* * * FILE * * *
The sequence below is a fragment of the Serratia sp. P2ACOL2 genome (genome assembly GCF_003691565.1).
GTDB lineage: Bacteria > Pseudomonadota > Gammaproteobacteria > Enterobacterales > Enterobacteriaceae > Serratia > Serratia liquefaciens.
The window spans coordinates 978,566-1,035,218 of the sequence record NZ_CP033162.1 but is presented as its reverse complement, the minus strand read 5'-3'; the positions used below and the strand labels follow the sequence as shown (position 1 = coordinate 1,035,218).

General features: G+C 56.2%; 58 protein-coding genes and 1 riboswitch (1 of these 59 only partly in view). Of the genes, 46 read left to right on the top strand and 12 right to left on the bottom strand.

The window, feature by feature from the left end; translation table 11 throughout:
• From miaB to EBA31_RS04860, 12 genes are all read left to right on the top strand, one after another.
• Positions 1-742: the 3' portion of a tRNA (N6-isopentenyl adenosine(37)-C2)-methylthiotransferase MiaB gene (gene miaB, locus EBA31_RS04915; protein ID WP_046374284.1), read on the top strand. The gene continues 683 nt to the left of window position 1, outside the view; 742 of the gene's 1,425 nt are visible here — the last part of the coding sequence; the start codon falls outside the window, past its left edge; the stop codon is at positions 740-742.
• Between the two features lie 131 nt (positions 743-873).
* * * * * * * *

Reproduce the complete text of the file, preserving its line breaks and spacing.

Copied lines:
The sequence below is a fragment of the Serratia sp. P2ACOL2 genome (genome assembly GCF_003691565.1).
GTDB lineage: Bacteria > Pseudomonadota > Gammaproteobacteria > Enterobacterales > Enterobacteriaceae > Serratia > Serratia liquefaciens.
The window spans coordinates 978,566-1,035,218 of the sequence record NZ_CP033162.1 but is presented as its reverse complement, the minus strand read 5'-3'; the positions used below and the strand labels follow the sequence as shown (position 1 = coordinate 1,035,218).

General features: G+C 56.2%; 58 protein-coding genes and 1 riboswitch (1 of these 59 only partly in view). Of the genes, 46 read left to right on the top strand and 12 right to left on the bottom strand.

The window, feature by feature from the left end; translation table 11 throughout:
• From miaB to EBA31_RS04860, 12 genes are all read left to right on the top strand, one after another.
• Positions 1-742: the 3' portion of a tRNA (N6-isopentenyl adenosine(37)-C2)-methylthiotransferase MiaB gene (gene miaB, locus EBA31_RS04915; protein ID WP_046374284.1), read on the top strand. The gene continues 683 nt to the left of window position 1, outside the view; 742 of the gene's 1,425 nt are visible here — the last part of the coding sequence; the start codon falls outside the window, past its left edge; the stop codon is at positions 740-742.
• Between the two features lie 131 nt (positions 743-873).